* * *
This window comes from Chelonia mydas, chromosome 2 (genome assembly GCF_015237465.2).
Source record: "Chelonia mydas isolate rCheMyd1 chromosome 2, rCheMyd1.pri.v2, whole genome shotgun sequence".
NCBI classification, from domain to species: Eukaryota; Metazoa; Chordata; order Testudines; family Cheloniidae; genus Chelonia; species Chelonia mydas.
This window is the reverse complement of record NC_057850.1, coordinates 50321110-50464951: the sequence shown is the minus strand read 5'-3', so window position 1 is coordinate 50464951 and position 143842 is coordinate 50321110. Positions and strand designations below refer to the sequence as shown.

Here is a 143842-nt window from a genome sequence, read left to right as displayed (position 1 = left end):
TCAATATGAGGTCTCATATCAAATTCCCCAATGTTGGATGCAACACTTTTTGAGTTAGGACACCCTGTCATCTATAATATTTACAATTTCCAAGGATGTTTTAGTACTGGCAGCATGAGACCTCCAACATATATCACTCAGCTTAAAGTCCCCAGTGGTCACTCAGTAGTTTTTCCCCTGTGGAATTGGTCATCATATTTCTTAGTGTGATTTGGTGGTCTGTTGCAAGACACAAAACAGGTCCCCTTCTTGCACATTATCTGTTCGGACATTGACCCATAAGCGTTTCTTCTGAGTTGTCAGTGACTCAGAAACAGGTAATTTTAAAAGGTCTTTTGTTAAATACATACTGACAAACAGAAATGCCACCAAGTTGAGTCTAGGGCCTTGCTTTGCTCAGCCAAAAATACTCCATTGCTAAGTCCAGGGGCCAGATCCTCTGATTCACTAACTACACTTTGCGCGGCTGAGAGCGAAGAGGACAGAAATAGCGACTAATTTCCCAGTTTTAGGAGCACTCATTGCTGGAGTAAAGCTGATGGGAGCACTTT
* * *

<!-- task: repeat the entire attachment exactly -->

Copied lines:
This window comes from Chelonia mydas, chromosome 2 (genome assembly GCF_015237465.2).
Source record: "Chelonia mydas isolate rCheMyd1 chromosome 2, rCheMyd1.pri.v2, whole genome shotgun sequence".
NCBI classification, from domain to species: Eukaryota; Metazoa; Chordata; order Testudines; family Cheloniidae; genus Chelonia; species Chelonia mydas.
This window is the reverse complement of record NC_057850.1, coordinates 50321110-50464951: the sequence shown is the minus strand read 5'-3', so window position 1 is coordinate 50464951 and position 143842 is coordinate 50321110. Positions and strand designations below refer to the sequence as shown.

Here is a 143842-nt window from a genome sequence, read left to right as displayed (position 1 = left end):
TCAATATGAGGTCTCATATCAAATTCCCCAATGTTGGATGCAACACTTTTTGAGTTAGGACACCCTGTCATCTATAATATTTACAATTTCCAAGGATGTTTTAGTACTGGCAGCATGAGACCTCCAACATATATCACTCAGCTTAAAGTCCCCAGTGGTCACTCAGTAGTTTTTCCCCTGTGGAATTGGTCATCATATTTCTTAGTGTGATTTGGTGGTCTGTTGCAAGACACAAAACAGGTCCCCTTCTTGCACATTATCTGTTCGGACATTGACCCATAAGCGTTTCTTCTGAGTTGTCAGTGACTCAGAAACAGGTAATTTTAAAAGGTCTTTTGTTAAATACATACTGACAAACAGAAATGCCACCAAGTTGAGTCTAGGGCCTTGCTTTGCTCAGCCAAAAATACTCCATTGCTAAGTCCAGGGGCCAGATCCTCTGATTCACTAACTACACTTTGCGCGGCTGAGAGCGAAGAGGACAGAAATAGCGACTAATTTCCCAGTTTTAGGAGCACTCATTGCTGGAGTAAAGCTGATGGGAGCACTTT